Random Jottings is pondering gerrymandering. There is some discussion of having a non-partisan commission but as a commentor asks, how do you prevent that from being captured by partisan hacks? Well, the only way to do that is to make it ineffectual which kind of defeats the purpose.
I think they are missing the bigger issue, which is the true genius of the Founding Fathers. You don’t try to eliminate partisanship, because that’s a fools errand (or the essence of Socialism, take your pick). Instead your system needs to harness it as a driving engine. Make the partisans do the work but structure it so that the damage done is minimized.
As I’ve mentioned that before, it seems that the gerrymandering problem could be solved by a very simple system. After the census, any citizen can submit a redistricting plan. A plan must generate the correct number of Congressman and must have a ratio of the largest district to the smallest district of 1.2 or less (or pick some other close to 1 number) in terms of voting population size in order to be valid. The valid plan with the shortest total borders wins.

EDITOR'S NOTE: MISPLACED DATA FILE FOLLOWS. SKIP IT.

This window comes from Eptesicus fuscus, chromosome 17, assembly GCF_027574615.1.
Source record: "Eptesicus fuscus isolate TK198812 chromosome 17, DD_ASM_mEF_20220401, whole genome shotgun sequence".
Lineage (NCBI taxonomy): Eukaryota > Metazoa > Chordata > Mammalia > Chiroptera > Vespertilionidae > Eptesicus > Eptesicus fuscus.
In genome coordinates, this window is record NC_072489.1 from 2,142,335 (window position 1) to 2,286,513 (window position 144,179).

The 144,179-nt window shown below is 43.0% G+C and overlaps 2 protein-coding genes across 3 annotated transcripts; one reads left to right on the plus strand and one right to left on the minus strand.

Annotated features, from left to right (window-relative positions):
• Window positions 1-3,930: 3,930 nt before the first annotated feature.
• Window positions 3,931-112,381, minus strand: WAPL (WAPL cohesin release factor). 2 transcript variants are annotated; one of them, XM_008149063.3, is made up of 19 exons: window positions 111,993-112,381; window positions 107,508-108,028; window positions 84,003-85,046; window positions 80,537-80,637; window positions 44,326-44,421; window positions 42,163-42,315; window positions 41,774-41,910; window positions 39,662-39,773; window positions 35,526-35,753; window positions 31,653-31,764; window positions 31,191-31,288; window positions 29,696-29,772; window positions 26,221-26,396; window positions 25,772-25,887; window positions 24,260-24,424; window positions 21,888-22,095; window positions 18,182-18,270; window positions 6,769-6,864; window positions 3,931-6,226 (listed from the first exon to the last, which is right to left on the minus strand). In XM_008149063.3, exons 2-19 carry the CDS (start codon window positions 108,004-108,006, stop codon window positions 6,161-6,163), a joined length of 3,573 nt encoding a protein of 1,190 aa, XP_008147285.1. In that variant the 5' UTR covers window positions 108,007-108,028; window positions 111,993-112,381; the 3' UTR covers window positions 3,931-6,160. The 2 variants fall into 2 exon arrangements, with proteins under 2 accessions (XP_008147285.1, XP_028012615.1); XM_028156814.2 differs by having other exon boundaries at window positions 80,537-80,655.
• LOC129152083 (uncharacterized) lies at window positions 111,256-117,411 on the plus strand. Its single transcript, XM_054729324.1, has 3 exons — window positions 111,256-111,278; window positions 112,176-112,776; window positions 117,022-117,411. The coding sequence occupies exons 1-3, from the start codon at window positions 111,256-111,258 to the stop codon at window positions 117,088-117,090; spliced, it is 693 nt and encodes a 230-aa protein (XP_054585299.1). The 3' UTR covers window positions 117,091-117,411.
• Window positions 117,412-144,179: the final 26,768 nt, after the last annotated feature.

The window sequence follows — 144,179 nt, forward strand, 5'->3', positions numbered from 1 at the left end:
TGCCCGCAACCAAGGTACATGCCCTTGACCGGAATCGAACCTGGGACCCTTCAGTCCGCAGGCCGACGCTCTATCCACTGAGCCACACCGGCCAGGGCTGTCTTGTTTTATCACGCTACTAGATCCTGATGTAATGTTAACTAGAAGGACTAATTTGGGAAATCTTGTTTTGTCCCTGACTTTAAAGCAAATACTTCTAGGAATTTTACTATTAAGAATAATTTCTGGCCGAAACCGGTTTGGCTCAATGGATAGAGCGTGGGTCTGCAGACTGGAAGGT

Now, this won’t completely stop gerrymandering. One can still get away with a little bit by making almost all well designed districts with just a few protuberances. But it also makes for an interesting contest between the parties - how much can you go out of a minimal solution before the other side beats you on overall length? And of course the good government types can submit their own maps, although I suspect that formatting requirements will keep the rabble out. That’s OK, the real driver is competition between the parties.
All the commission does, then, is scan the lists, verify validity and total the borders (this makes it ineffectual, thereby inhibiting capture). All the maps become public domain, of course, so that the commission can be checked up on.
Of course, this will never be adopted because it doesn’t satifsy either the hacks or the good government types. The former’s disatisfaction is obvious. The latter will not appreciate it because it’s a general solution that’s mostly right, rather than a perfectly planned equisitely balanced solution. Of course, that kind of solution never works in practice but that hasn’t deterred them in the past.